The Real Infamy Was an Unnecessary War
This document is part of a periodical (Journal of Historical Review).
Use this menu to find more documents that are part of this periodical.
John Mueller is a professor of political science at the University of Rochester, and the author of Retreat From Doomsday (Basic Books, 1989). This essay, reprinted from the Los Angeles Times, Dec. 6, 1991, is adapted from an article in International Security journal.
The Japanese attack on Pearl Harbor half a century ago is usually called a disaster or catastrophe for the United States. In a strict military sense, such words are excessive. However, the attack may have been a disaster in a broader sense because it propelled the United States heedlessly into a long, ghastly war in Asia when milder strategies might have rolled back the Japanese at lower costs to all involved.
Militarily, Pearl Harbor was more nearly an inconvenience than a catastrophe or disaster for the United States. The loss of life was considerable, but while pictures and descriptions of the attack often suggest utter devastation, the material damage was actually quite limited.
Most of the ships in the Pacific fleet, including all three aircraft carriers, were elsewhere at the time. Of the 101 ships at Pearl Harbor (many of them very old), the Japanese hit only 20 percent. Those damaged were readily available for repair and, when repair is considered, the United States suffered a complete loss of only two ships (both of which had been scheduled to be declared overage in 1942). Most of the other damaged ships were repaired within a few weeks, and all of them participated in the battles that eventually brought defeat to Japan.
Many of the aircraft attacked were small or obsolescent, and fully 80 percent of those damaged could be salvaged. In addition, American industry was soon turning out huge numbers of replacements: At 1942 rates of production, all the aircraft lost at Pearl Harbor could be replaced in less than three days with ones that were generally far superior.
Moreover, the attack did not significantly delay the American military response to Japanese aggression, nor did it importantly affect the pace of the war. The United States was unprepared to take the offensive at that time in any case, and the damage at Pearl Harbor increased this unpreparedness only marginally.
The disaster on December 7 was political, not military. After suffering the loss of 2,403 people at Pearl Harbor, the United States launched itself furiously and impetuously into a war in which it lost hundreds of thousands more. The war finally forced Japan out of its imperial possessions. But the United States could probably have achieved this result through a firm, patient policy consisting of harassment and containment, economic pressure, arming to deter and to threaten, assistance to anti-Japanese combatants in other countries and perhaps limited warfare on the peripheries.
This approach worked with the Soviet Union after the war, and the Japanese were an even more auspicious target for such a strategy after Pearl Harbor. They were already bogged down in a war in China that had begun in 1937, and they initiated their attacks in 1941 in desperation and on a shoestring. Their advances in Asia after Pearl Harbor hardly resolved their problems. The Chinese continued to fight, and the Japanese now controlled a vulnerable empire filled with resentful peoples that was even larger and more unwieldy than before. And because of the loss of foreign merchant shipping, Japan's resources actually declined.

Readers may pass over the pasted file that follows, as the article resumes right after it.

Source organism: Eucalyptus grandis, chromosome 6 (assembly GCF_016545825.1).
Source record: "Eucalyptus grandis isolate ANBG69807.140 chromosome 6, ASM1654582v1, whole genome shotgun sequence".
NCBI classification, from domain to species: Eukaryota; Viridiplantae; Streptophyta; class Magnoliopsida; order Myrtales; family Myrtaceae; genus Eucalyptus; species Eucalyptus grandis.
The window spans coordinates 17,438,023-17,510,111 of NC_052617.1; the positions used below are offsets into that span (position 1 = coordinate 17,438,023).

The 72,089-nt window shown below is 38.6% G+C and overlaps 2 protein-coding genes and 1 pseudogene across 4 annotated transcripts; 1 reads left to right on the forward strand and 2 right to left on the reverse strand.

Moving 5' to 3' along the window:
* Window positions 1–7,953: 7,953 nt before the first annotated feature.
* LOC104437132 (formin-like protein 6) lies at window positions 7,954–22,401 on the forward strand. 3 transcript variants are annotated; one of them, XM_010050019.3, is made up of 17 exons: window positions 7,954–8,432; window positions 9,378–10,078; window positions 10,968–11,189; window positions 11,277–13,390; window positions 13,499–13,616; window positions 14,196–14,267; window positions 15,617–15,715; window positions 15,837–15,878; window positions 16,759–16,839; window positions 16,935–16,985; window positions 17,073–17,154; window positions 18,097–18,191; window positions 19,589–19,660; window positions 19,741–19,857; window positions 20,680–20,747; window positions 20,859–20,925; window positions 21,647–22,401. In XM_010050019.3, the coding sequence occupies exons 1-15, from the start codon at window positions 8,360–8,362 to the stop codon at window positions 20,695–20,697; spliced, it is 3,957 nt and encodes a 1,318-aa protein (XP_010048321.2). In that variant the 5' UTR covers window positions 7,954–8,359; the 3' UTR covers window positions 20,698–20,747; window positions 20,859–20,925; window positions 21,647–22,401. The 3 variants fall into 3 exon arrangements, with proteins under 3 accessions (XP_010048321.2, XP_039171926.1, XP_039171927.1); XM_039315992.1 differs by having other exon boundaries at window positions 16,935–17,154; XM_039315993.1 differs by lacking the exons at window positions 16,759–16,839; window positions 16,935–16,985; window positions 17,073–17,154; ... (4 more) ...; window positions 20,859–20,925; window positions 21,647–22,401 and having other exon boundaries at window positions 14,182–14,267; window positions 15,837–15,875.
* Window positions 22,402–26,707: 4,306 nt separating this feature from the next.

Substantial misgivings about the enervating expansionary policy were being felt even before Pearl Harbor by some top Japanese leaders and by the emperor. In time these critics might well have been able to dismember the imperial policy.
Given what we know now, was the gruesome Pacific War worth it? The United States gained a strong democratic ally in the new Japan, but to achieve this it was necessary to depopulate that country by about two million souls. Moreover, there had long been a substantial impetus toward liberalism in Japan, and in calmer times this might well have revived, as eventually it revived in Russia.
The war liberated most of East Asia from Japanese rule only to deliver it into decades of bloody civil and international war. And it saved China for the Communists – who were even more murderous than the Japanese. In its first three years alone, the Communist regime executed about two million people, and then it created a famine that claimed another 30 million.
If the point was to force Japan to retreat from its empire and to encourage it to return to more liberal ways, a policy of cold war could well have had the same result, eventually, at far lower cost. If the point was to prevent further horrors and somehow to bring peace,justice, freedom and stability to Asia, the war was a substantial failure. In that sense, Pearl Harbor, which thrust the United States into that terrible war, was indeed a disaster.
"We have now sunk to a depth at which the restatement of the obvious is the first duty of intelligent men."
Additional information about this document
|Title:||The Real Infamy Was an Unnecessary War|
|Sources:||The Journal of Historical Review, vol. 16, no. 6 (November/December 1997), p. 7; reprinted from the Los Angeles Times, Dec. 6, 1991.|
|First posted on CODOH:||Jan. 5, 2013, 6 p.m.|